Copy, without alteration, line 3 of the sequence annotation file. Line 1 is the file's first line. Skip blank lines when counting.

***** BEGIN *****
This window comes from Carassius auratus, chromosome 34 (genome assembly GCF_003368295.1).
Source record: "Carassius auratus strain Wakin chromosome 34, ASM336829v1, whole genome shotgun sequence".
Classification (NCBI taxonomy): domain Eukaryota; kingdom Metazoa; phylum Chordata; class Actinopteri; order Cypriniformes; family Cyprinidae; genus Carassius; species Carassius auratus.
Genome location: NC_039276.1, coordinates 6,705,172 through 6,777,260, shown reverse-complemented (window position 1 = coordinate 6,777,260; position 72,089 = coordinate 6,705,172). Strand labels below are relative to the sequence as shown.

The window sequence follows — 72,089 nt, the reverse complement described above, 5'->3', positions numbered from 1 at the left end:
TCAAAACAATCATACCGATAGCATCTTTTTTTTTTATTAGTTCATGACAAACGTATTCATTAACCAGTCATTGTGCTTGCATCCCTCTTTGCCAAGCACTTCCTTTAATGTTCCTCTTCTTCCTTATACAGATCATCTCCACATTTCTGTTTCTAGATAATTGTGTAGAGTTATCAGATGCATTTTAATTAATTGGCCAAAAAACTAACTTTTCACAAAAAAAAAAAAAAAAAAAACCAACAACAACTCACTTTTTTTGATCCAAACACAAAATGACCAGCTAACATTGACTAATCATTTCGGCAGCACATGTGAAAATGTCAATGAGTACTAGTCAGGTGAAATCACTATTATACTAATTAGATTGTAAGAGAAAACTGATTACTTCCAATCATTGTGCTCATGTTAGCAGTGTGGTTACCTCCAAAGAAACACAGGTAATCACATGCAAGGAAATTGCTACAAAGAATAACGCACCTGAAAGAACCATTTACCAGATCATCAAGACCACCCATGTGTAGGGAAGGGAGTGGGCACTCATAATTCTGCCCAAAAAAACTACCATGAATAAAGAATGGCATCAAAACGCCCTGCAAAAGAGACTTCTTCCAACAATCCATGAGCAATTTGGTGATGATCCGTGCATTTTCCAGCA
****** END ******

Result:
Classification (NCBI taxonomy): domain Eukaryota; kingdom Metazoa; phylum Chordata; class Actinopteri; order Cypriniformes; family Cyprinidae; genus Carassius; species Carassius auratus.